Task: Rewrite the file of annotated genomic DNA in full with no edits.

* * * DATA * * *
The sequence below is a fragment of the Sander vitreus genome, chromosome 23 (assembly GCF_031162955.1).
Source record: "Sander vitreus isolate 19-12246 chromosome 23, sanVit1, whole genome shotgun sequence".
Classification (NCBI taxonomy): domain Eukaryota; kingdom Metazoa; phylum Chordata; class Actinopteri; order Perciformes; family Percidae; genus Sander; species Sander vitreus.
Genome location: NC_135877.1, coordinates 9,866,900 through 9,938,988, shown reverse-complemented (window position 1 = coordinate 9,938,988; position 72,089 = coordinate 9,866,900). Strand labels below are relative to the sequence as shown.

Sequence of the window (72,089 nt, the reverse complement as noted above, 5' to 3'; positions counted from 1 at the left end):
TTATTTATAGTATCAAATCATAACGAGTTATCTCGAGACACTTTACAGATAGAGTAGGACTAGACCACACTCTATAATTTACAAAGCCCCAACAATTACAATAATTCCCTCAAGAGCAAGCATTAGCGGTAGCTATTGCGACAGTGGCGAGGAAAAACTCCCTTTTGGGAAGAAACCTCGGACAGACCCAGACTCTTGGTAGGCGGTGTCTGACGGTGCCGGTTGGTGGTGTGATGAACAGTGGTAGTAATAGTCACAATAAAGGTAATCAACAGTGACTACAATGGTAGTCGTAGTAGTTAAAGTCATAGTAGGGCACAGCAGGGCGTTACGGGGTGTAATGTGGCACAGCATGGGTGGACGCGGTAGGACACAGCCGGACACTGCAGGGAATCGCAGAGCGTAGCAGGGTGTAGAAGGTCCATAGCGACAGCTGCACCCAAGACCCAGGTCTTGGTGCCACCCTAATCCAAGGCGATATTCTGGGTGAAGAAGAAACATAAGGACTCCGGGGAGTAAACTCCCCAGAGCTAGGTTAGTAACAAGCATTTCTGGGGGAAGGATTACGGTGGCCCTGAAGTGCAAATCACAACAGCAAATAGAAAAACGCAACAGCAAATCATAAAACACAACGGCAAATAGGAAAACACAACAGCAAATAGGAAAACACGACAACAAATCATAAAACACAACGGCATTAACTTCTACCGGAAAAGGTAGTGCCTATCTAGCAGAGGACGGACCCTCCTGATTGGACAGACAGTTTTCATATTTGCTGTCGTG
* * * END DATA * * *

The sequence below is a fragment of the Sander vitreus genome, chromosome 23 (assembly GCF_031162955.1).
Source record: "Sander vitreus isolate 19-12246 chromosome 23, sanVit1, whole genome shotgun sequence".
Classification (NCBI taxonomy): domain Eukaryota; kingdom Metazoa; phylum Chordata; class Actinopteri; order Perciformes; family Percidae; genus Sander; species Sander vitreus.
Genome location: NC_135877.1, coordinates 9,866,900 through 9,938,988, shown reverse-complemented (window position 1 = coordinate 9,938,988; position 72,089 = coordinate 9,866,900). Strand labels below are relative to the sequence as shown.

Sequence of the window (72,089 nt, the reverse complement as noted above, 5' to 3'; positions counted from 1 at the left end):
TTATTTATAGTATCAAATCATAACGAGTTATCTCGAGACACTTTACAGATAGAGTAGGACTAGACCACACTCTATAATTTACAAAGCCCCAACAATTACAATAATTCCCTCAAGAGCAAGCATTAGCGGTAGCTATTGCGACAGTGGCGAGGAAAAACTCCCTTTTGGGAAGAAACCTCGGACAGACCCAGACTCTTGGTAGGCGGTGTCTGACGGTGCCGGTTGGTGGTGTGATGAACAGTGGTAGTAATAGTCACAATAAAGGTAATCAACAGTGACTACAATGGTAGTCGTAGTAGTTAAAGTCATAGTAGGGCACAGCAGGGCGTTACGGGGTGTAATGTGGCACAGCATGGGTGGACGCGGTAGGACACAGCCGGACACTGCAGGGAATCGCAGAGCGTAGCAGGGTGTAGAAGGTCCATAGCGACAGCTGCACCCAAGACCCAGGTCTTGGTGCCACCCTAATCCAAGGCGATATTCTGGGTGAAGAAGAAACATAAGGACTCCGGGGAGTAAACTCCCCAGAGCTAGGTTAGTAACAAGCATTTCTGGGGGAAGGATTACGGTGGCCCTGAAGTGCAAATCACAACAGCAAATAGAAAAACGCAACAGCAAATCATAAAACACAACGGCAAATAGGAAAACACAACAGCAAATAGGAAAACACGACAACAAATCATAAAACACAACGGCATTAACTTCTACCGGAAAAGGTAGTGCCTATCTAGCAGAGGACGGACCCTCCTGATTGGACAGACAGTTTTCATATTTGCTGTCGTG